Face Shields or Masks? Which Is Better for Coronavirus Protection?



Face Shields or Masks? Which Is Better for Coronavirus Protection?

There’s no question that people should wear face coverings in public to protect themselves against the coronavirus disease 2019 (COVID-19). The question up for debate is whether a face mask or a face shield provides the best protection against the potentially fatal illness.

Since the coronavirus disease spreads from person to person, the Centers for Disease Control and Prevention (CDC) recommends wearing cloth face coverings to slow the spread of the virus and help people who have the virus—but do not know it—from transmitting it to others.

The national health agency also asks the public to reserve medical-grade masks, like surgical masks or N95 respirators, for frontline healthcare workers and first responders. Medical-grade masks create a barrier so that large droplets, splashes or sprays containing viruses and other germs cannot reach the wearer’s nose and mouth.

Some argue that face masks that are not medical grade do not offer the same protection like a plastic face shield, which covers the entire face. Plastic face shields are usually worn by dentists, dental hygienists, doctors, nurses, and medical technicians when performing procedures that could send blood or other substances into the air.

A face shield has a curved, rigid plastic or Plexiglas panel held in place by an elastic headband. The shield fully covers the face and ends well below the chin. The CDC does not recommend face shields for daily use or as a substitute for cloth face coverings.

According to the CDC, it is not clear whether face shields are effective at “source control,” which is stopping the spray or respiratory particles contained in a cough or a sneeze from spreading to others. The coronavirus can spread when respiratory droplets from a person infected with COVID-19 land in the mouth or noses of people nearby or be inhaled into their lungs, the CDC said.

Are Cloth Face Coverings Effective?

Face masks have definite public health benefits, according to Joe Allen, assistant professor of exposure assessment science at the Harvard T.H. Chan School of Public Health and director of its Healthy Buildings program.

For one, other people are protected from mask wearers with COVID-19 symptoms and those who have COVID-19 but do not show any signs of the disease. Besides that, Smith said, a mask can:

  • Catch large droplets from a cough or sneeze and prevent them from infecting others.
  • Acts as a physical barrier since studies show that some droplets can carry up to 20 feet.
  • Acts as a reminder to wearers not to touch their eyes, nose or face.

There are also a variety of face cloth coverings available, from disposable after one use to reusable, machine-washable masks.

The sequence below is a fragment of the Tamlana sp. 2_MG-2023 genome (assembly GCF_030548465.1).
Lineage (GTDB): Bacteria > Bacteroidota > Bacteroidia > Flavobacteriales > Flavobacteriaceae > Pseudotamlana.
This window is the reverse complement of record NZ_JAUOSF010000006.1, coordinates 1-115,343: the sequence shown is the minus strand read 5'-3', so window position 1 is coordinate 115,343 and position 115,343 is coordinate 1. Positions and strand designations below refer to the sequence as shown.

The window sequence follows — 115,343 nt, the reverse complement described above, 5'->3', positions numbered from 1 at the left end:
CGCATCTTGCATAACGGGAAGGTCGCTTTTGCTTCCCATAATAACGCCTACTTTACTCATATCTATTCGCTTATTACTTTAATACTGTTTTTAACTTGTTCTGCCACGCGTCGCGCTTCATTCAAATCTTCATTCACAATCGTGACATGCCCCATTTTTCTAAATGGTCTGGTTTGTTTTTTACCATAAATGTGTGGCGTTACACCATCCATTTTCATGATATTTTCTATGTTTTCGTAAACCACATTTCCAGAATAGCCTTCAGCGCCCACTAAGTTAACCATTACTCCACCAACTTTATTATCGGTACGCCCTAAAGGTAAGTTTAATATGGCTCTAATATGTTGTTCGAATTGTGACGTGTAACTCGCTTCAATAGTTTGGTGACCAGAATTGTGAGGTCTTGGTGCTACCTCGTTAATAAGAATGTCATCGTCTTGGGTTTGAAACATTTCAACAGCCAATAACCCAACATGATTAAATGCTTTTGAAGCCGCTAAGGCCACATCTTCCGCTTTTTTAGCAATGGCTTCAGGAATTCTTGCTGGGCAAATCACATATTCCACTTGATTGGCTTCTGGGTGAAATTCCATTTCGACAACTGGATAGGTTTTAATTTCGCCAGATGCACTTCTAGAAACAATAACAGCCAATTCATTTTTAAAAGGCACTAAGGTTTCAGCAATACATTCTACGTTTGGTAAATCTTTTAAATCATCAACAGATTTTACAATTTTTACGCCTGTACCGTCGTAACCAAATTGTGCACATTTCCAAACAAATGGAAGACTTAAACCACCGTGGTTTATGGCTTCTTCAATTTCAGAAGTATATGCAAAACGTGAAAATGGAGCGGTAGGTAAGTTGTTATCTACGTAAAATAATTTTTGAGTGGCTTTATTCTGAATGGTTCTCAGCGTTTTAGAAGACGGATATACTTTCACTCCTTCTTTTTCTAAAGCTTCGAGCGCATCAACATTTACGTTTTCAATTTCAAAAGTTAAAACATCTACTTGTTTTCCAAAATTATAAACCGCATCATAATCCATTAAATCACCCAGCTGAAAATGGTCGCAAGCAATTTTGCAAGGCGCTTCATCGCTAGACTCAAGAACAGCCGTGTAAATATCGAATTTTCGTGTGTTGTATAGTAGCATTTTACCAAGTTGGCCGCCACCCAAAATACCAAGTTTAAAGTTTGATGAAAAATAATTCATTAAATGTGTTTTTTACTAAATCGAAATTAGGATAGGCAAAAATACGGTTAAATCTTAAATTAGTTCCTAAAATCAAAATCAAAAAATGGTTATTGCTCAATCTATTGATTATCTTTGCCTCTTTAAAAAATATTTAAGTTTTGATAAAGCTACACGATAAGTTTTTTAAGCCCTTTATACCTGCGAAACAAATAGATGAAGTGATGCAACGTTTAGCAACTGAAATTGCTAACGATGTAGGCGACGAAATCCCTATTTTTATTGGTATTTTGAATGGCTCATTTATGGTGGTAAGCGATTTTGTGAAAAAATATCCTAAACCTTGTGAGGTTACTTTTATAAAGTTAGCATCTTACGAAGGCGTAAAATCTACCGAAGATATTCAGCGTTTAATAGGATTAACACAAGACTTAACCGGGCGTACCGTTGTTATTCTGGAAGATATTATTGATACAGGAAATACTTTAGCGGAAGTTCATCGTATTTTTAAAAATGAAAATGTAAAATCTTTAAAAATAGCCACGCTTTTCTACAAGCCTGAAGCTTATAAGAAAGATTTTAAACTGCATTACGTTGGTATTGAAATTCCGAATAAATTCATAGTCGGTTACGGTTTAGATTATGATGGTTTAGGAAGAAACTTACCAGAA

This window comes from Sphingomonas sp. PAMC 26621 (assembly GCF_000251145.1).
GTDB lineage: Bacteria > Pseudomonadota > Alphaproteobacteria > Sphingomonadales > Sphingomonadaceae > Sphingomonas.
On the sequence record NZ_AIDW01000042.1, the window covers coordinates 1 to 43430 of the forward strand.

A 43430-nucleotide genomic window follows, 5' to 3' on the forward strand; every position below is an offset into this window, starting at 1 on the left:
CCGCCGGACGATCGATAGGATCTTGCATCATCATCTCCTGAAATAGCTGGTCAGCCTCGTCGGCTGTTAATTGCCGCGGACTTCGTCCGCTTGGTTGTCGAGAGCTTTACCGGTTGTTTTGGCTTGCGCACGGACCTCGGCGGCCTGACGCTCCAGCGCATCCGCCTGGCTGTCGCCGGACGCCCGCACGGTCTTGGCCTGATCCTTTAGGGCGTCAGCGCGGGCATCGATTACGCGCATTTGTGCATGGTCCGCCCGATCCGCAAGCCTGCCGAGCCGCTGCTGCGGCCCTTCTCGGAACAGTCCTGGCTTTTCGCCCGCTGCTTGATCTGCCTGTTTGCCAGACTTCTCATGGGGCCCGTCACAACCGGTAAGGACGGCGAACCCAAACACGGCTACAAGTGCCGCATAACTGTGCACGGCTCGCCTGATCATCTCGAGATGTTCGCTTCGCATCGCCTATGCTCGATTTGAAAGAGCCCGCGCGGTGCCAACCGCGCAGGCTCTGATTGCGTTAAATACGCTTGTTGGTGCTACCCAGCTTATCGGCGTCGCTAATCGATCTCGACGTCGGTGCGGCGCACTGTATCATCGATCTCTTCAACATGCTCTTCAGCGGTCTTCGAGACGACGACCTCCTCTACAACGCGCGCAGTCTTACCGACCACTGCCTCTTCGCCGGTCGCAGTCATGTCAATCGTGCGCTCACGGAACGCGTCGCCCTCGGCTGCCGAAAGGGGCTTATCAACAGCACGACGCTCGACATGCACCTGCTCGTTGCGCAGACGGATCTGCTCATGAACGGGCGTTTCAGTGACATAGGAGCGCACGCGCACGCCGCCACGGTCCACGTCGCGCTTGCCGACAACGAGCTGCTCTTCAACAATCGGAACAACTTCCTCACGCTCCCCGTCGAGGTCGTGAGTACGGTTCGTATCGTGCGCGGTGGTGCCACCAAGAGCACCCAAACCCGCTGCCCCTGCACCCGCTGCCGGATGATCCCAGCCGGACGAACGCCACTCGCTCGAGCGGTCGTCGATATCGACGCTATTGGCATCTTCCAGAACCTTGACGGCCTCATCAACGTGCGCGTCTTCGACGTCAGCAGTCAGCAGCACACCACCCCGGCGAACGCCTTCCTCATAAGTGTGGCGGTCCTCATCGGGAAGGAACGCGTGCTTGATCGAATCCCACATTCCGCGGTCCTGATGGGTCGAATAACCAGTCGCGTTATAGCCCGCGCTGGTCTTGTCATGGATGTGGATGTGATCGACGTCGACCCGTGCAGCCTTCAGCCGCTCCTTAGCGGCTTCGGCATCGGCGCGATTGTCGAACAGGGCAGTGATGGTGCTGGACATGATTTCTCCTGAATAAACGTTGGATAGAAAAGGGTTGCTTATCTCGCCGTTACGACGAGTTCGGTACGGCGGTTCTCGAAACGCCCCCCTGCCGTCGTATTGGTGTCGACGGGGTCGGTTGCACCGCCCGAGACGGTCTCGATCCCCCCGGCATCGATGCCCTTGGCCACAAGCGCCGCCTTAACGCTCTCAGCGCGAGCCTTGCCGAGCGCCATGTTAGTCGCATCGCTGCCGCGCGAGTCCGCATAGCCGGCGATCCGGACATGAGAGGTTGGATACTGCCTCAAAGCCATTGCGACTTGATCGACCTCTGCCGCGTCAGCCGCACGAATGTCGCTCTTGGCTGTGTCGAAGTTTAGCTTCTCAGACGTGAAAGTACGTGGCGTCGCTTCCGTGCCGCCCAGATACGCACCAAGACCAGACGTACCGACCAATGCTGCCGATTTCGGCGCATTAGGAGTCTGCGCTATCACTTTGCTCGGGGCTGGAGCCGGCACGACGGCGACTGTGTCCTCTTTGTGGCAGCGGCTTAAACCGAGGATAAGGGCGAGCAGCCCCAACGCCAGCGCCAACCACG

Some materials for cloth masks filter better than others. For instance, the CDC recommends using cotton material since masks made of cotton and towel offer better protection than masks made of gauze.

Smith said a 100-percent cotton T-shirt is perfect for making a mask since science says that cotton is not only “fairly effective” for capturing large droplets, but for filtering some of the smaller virus particles.

Plastic Shields as Alternatives to Cloth Coverings

People who are tired of having foggy glasses or have difficulty breathing when wearing a face mask may opt for wearing a face shield for protection.
Proponents of face shields say the covering has many advantages, particularly for people with hearing loss. For instance, a face shield allows others to see the wearer’s mouth. A face mask covers the mouth and muffles the wearer’s voice.

An editorial in the April JAMA Network journal noted that studies have not evaluated the potential benefits of face shields for source control. However, a simulation study found face shields reduce exposure to a virus by 96 percent when worn within 18 inches of a cough, and by 92 percent when worn within 6 feet, the CDC’s recommendation for social distancing.

What’s more, the editorial mentioned that face shields:

  • Can be reused indefinitely
  • Are easily cleaned with soap and water, or common household disinfectants
  • Protect the eyes, nose, and mouth (the portals through which viruses can enter)

Face shields are also more comfortable to wear and people do not have to constantly adjust the shield as wearers do with face masks, said Dr. Amesh Adalja, a pandemic preparedness expert at the Johns Hopkins Center for Health Security. Constantly adjusting face masks means touching your face and increasing the possibility of transferring the virus from your hands to your face, Adalja said.

Some people are wearing a face mask underneath a face shield for added protection. Adalja believes the general public doesn’t need to wear both pieces because it’s not likely that viral particles will float up under the face shield.

Face Coverings: A Preventive Measure Against COVID-19

Whether you prefer a face mask or a face shield, health experts stress the importance of wearing face coverings in public settings and when it’s difficult to social distance or keep 6 feet or more away from others to reduce the risk of COVID-19 infection.

Besides face coverings, frequent handwashing, and cleaning and disinfecting frequently touched surfaces, are other steps the CDC encourages the public to take to reduce the risk of exposure to COVID-19.

Source Links:

Follow Us or Share this page: Kindly go to setting page and check the option "Place them manually"